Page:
At the western rim of Endeavour Crater, Opportunity spent the month of May exploring a new clayground along Murray Ridge and the Mars Exploration Rovers (MER) mission trundled into the 125th month of what was originally to be a short, 3-month tour.
The veteran rover – clean as a whistle after her winter “blow-off” – pulled into the clay hunting ground during the first days of May and likely will be investigating the rocks, ripples, and veins there through the month of June, working to zero in on clays the MER team knows are here. So far, the ancient clays haven't been visibly, immediately obvious, but Opportunity is gathering all the necessary data and taking a ton of images in what has turned out to be a picturesque trek south along Murray Ridge and back in time to the "stone" ages on Mars billions of years ago.
“Describing the clays and how the clays got here, and putting together a comprehensive story is something we’ll be working on for a number of sols to come," said Steve Squyres, MER principal investigator, of Cornell University.
Since Opportunity’s two mineral detectors are no longer working, the robot field geologist has come to rely on the Compact Reconnaissance Imaging Spectrometer for Mars (CRISM), a visible infrared spectrometer onboard the Mars Reconnaissance Orbiter (MRO), to guide her to the mineralogical “goldmines” around Endeavour. It’s been a good match, already led to major discoveries at Cape York, and it's what brought the rover to this ridge.
Designed to look for signs of water past and present, CRISM has detected a number of significant clay mineral sites in Endeavour’s western rim. Beyond this current area along Murray Ridge is a much larger area some 2 kilometers further south, in the Cape Tribulation section of this part of the crater's rim. The team knows a “mother lode” of all kinds of clay minerals await them there.
In a very scientifically studious way, Opportunity is purposefully passing through the 240-meter long, 30-to-40 meter wide clayground that lit up in the CRISM data with the signature of montmorillonite, an aluminum-rich clay mineral of the smectite group also containing sodium and magnesium. Months ago, it was chosen as a prime rover destination on the route south to Cape Tribulation. "We're now exploring the place montmorillonite clays have been detected by CRISM and seeing what Opportunity can add to the story," said Ray Arvidson, deputy principal investigator of Washington University St. Louis, who is also a co-investigator on CRISM.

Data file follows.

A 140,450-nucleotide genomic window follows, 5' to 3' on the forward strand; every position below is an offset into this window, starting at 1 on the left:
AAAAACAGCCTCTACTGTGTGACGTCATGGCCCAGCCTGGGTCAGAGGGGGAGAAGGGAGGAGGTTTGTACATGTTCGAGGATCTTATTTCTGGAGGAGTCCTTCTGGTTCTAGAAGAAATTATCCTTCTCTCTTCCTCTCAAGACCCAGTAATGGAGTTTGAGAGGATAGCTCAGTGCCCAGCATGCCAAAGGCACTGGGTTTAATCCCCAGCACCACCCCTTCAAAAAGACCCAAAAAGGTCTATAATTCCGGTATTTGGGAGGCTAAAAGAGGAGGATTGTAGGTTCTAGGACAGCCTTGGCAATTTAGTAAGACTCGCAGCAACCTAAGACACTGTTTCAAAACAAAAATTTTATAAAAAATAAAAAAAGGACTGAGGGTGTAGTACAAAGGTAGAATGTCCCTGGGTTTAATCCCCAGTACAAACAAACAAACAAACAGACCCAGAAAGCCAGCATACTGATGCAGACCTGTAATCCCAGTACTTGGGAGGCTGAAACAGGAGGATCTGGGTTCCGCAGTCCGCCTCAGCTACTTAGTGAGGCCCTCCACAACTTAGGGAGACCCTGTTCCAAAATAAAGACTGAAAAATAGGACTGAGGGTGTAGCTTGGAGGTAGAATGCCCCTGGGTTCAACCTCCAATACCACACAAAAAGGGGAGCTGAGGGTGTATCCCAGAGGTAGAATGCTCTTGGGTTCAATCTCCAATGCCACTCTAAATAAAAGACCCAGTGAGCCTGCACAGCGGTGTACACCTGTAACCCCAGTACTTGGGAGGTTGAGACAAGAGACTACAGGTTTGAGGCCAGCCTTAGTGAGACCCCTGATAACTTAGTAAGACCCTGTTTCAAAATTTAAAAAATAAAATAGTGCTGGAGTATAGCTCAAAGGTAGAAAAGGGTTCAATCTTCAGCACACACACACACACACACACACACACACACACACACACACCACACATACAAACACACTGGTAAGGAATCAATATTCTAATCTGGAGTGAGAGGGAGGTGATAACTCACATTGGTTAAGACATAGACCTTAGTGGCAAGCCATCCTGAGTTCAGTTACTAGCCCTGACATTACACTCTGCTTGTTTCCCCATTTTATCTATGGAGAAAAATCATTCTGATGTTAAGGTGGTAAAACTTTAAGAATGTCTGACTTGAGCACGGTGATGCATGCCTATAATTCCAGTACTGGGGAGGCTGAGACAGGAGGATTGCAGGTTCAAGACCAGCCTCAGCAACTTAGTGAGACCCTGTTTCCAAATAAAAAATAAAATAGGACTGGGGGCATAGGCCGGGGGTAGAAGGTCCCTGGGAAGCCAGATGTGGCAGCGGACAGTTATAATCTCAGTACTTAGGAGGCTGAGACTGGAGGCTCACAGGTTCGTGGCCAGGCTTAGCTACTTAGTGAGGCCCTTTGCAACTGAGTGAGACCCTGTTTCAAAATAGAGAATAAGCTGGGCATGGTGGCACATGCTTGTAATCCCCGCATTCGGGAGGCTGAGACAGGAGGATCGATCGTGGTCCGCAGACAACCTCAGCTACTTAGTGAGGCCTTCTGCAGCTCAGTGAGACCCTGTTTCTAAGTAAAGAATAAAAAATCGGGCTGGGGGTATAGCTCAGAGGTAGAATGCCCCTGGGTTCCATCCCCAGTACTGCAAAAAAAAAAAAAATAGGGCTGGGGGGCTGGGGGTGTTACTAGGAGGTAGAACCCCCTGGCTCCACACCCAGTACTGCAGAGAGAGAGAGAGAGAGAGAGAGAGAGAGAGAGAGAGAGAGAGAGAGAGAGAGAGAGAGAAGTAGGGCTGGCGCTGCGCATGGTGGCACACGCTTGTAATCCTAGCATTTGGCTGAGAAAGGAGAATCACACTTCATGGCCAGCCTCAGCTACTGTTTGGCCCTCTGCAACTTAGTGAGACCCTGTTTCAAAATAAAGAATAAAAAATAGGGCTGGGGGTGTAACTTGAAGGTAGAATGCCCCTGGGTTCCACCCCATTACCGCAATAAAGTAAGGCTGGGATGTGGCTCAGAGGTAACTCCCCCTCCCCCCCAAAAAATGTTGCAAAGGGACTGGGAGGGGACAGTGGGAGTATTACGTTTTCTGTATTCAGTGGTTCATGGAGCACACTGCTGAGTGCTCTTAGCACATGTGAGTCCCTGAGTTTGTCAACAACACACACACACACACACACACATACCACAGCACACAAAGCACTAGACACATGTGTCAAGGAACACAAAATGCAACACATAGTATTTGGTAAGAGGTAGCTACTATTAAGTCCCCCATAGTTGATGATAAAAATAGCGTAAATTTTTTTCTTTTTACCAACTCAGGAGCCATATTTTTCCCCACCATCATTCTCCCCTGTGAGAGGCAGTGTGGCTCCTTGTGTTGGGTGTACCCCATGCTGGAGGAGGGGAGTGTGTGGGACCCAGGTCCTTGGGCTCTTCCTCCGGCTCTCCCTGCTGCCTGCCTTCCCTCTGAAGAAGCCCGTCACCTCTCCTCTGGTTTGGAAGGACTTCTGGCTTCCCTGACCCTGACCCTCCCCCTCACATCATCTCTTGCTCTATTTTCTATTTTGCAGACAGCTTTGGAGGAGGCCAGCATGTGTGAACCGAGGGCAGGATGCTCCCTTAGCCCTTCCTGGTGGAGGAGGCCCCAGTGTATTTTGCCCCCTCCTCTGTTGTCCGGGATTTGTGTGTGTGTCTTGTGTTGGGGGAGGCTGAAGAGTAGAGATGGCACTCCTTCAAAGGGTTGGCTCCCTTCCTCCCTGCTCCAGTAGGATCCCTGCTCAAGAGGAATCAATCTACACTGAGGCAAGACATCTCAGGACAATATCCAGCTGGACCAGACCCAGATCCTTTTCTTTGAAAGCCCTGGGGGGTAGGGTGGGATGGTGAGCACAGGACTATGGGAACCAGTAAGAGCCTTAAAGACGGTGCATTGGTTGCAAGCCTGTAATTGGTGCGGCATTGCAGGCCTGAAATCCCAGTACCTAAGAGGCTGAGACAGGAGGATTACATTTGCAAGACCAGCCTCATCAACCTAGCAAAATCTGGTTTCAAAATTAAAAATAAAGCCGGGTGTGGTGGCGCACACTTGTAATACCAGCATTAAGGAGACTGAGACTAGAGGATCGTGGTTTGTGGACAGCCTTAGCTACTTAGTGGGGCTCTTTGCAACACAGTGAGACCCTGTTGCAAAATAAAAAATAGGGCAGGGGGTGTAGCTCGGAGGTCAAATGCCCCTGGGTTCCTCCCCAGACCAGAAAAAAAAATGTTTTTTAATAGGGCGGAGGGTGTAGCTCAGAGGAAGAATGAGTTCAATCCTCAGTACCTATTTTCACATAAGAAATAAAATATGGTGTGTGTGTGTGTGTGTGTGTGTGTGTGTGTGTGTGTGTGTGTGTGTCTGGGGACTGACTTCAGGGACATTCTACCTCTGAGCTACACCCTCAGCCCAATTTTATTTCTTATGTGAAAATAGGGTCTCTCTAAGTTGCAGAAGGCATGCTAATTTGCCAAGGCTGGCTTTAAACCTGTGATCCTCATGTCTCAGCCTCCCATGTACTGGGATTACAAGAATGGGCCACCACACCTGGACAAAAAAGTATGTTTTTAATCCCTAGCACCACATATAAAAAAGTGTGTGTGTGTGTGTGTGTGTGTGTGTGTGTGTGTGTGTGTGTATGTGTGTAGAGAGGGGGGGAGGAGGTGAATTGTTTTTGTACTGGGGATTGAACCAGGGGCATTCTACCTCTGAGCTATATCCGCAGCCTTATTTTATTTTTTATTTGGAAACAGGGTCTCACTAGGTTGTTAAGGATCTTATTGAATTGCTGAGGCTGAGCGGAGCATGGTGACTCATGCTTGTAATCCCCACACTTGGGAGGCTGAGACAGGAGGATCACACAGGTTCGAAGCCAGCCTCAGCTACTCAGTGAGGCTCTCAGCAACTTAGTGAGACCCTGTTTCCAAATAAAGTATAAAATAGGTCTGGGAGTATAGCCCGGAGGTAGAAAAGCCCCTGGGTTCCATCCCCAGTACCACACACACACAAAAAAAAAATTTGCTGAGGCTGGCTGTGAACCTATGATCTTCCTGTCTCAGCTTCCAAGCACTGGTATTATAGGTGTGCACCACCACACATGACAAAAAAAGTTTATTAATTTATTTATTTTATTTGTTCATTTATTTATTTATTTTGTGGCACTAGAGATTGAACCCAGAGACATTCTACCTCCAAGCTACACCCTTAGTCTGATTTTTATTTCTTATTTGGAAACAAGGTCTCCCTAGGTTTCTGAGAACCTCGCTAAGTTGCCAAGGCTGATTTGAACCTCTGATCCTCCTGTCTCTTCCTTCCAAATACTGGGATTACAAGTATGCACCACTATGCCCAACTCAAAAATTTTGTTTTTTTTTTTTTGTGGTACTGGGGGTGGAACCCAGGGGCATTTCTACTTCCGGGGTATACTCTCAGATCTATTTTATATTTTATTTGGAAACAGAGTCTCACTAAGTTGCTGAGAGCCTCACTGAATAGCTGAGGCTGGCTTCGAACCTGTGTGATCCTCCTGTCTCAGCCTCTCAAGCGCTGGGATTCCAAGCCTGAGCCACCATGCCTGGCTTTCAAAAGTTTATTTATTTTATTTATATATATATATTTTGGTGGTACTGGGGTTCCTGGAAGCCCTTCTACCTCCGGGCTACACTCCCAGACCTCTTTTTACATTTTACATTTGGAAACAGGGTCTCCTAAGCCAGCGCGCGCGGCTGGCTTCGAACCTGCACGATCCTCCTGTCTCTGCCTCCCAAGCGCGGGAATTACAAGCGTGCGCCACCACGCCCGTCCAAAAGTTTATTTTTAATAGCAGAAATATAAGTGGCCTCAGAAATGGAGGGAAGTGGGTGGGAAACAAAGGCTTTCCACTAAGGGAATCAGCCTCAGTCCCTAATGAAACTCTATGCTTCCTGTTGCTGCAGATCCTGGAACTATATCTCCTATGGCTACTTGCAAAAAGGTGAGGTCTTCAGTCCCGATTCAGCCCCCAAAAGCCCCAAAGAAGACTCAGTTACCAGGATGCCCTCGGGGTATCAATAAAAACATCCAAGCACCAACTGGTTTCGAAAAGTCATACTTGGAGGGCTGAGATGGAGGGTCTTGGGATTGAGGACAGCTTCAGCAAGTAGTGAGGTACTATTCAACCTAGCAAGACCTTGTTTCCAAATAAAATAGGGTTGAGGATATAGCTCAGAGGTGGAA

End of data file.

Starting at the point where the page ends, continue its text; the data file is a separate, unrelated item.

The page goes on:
So far, the story tells of an ancient Noachian Period environment where there was probably a substantial amount of near neutral water – water a human could drink – flowing through the area, transforming rocks, and enabling the formation of clays.
For MER, the mission science objective was to look for past potentially habitable environments. As far as we know, where there is water, there is life; therefore, water has long been the scientific Holy Grail in Mars research. Spirit and Opportunity were dispatched with all the right equipment to detect mineralogical evidence of past water in NASA's "Follow the Water" strategy for exploring the Red Planet. And both rovers found water and past potentially habitable environments long, long ago. It's just that most of the evidence indicated water that was highly acidic.
Now at Endeavour Crater, the robot field geologist is roving back to a time when Mars probably looked a lot like Earth. The evidence is in the phyllosilicates or clay minerals that usually form from fine-grained soils with one or more clay minerals and traces of metal oxides and organic matter, in water of neutral to high pH or alkaline, as opposed to highly acidic water.
Geologic clay deposits on Earth are mostly composed of phyllosilicate minerals containing variable amounts of water within the mineral structure and Opportunity is ground-truthing that holds true of the found phyllosilicates on Mars. Adding to the intrigue in the evolving story of early Mars, clays play a starring role in theories on the emergence of life as we know it. Various hypotheses of abiogenesis, the natural process through which life emerges from non-living matter like simple organic compounds, involve clays.
Rover nose to the grindstone, Opportunity put in a work-a-day month in May, maneuvering through impact breccias, rocks, boulders, and slabs that the MER scientists believe were hurled up by whatever impacted Mars and formed Endeavour Crater some 4 billion years ago, when this was a different place.
The rover’s work during the past several weeks successfully confirmed some of the findings made in the Cape York section of the crater’s western rim. But Matijevic Formation rock, the oldest rock layer that Opportunity discovered when studying Matijevic Hill in 2012, remained elusive here, just as it had at Cook Haven, buried beneath meters of the impact breccia or Shoemaker Formation layer.